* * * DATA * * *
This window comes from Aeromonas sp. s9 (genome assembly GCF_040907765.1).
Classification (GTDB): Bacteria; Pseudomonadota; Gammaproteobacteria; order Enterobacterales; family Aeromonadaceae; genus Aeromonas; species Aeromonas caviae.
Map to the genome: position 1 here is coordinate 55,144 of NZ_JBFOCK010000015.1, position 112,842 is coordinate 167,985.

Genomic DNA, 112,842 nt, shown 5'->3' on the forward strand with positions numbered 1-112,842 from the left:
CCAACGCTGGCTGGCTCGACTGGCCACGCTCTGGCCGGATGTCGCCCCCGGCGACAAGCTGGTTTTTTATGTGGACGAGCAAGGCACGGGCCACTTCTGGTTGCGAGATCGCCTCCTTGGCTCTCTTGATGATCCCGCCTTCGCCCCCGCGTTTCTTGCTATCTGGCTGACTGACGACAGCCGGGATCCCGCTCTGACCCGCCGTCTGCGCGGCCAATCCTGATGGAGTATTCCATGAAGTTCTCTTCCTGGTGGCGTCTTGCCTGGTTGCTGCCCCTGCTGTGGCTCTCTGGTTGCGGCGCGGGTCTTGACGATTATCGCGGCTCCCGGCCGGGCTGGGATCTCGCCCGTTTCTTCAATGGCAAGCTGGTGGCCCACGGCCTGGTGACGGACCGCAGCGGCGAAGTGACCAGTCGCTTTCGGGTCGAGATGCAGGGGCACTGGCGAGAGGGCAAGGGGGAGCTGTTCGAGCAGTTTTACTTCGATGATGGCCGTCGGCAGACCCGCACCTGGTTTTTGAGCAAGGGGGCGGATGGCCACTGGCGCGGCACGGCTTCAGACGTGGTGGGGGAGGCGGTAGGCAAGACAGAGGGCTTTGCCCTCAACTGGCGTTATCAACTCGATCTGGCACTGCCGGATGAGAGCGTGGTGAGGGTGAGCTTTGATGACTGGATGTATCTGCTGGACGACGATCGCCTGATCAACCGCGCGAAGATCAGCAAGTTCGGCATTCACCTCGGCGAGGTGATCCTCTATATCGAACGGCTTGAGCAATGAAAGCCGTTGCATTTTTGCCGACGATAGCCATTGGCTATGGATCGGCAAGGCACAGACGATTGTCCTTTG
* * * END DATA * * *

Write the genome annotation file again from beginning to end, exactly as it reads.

This window comes from Aeromonas sp. s9 (genome assembly GCF_040907765.1).
Classification (GTDB): Bacteria; Pseudomonadota; Gammaproteobacteria; order Enterobacterales; family Aeromonadaceae; genus Aeromonas; species Aeromonas caviae.
Map to the genome: position 1 here is coordinate 55,144 of NZ_JBFOCK010000015.1, position 112,842 is coordinate 167,985.

Genomic DNA, 112,842 nt, shown 5'->3' on the forward strand with positions numbered 1-112,842 from the left:
CCAACGCTGGCTGGCTCGACTGGCCACGCTCTGGCCGGATGTCGCCCCCGGCGACAAGCTGGTTTTTTATGTGGACGAGCAAGGCACGGGCCACTTCTGGTTGCGAGATCGCCTCCTTGGCTCTCTTGATGATCCCGCCTTCGCCCCCGCGTTTCTTGCTATCTGGCTGACTGACGACAGCCGGGATCCCGCTCTGACCCGCCGTCTGCGCGGCCAATCCTGATGGAGTATTCCATGAAGTTCTCTTCCTGGTGGCGTCTTGCCTGGTTGCTGCCCCTGCTGTGGCTCTCTGGTTGCGGCGCGGGTCTTGACGATTATCGCGGCTCCCGGCCGGGCTGGGATCTCGCCCGTTTCTTCAATGGCAAGCTGGTGGCCCACGGCCTGGTGACGGACCGCAGCGGCGAAGTGACCAGTCGCTTTCGGGTCGAGATGCAGGGGCACTGGCGAGAGGGCAAGGGGGAGCTGTTCGAGCAGTTTTACTTCGATGATGGCCGTCGGCAGACCCGCACCTGGTTTTTGAGCAAGGGGGCGGATGGCCACTGGCGCGGCACGGCTTCAGACGTGGTGGGGGAGGCGGTAGGCAAGACAGAGGGCTTTGCCCTCAACTGGCGTTATCAACTCGATCTGGCACTGCCGGATGAGAGCGTGGTGAGGGTGAGCTTTGATGACTGGATGTATCTGCTGGACGACGATCGCCTGATCAACCGCGCGAAGATCAGCAAGTTCGGCATTCACCTCGGCGAGGTGATCCTCTATATCGAACGGCTTGAGCAATGAAAGCCGTTGCATTTTTGCCGACGATAGCCATTGGCTATGGATCGGCAAGGCACAGACGATTGTCCTTTG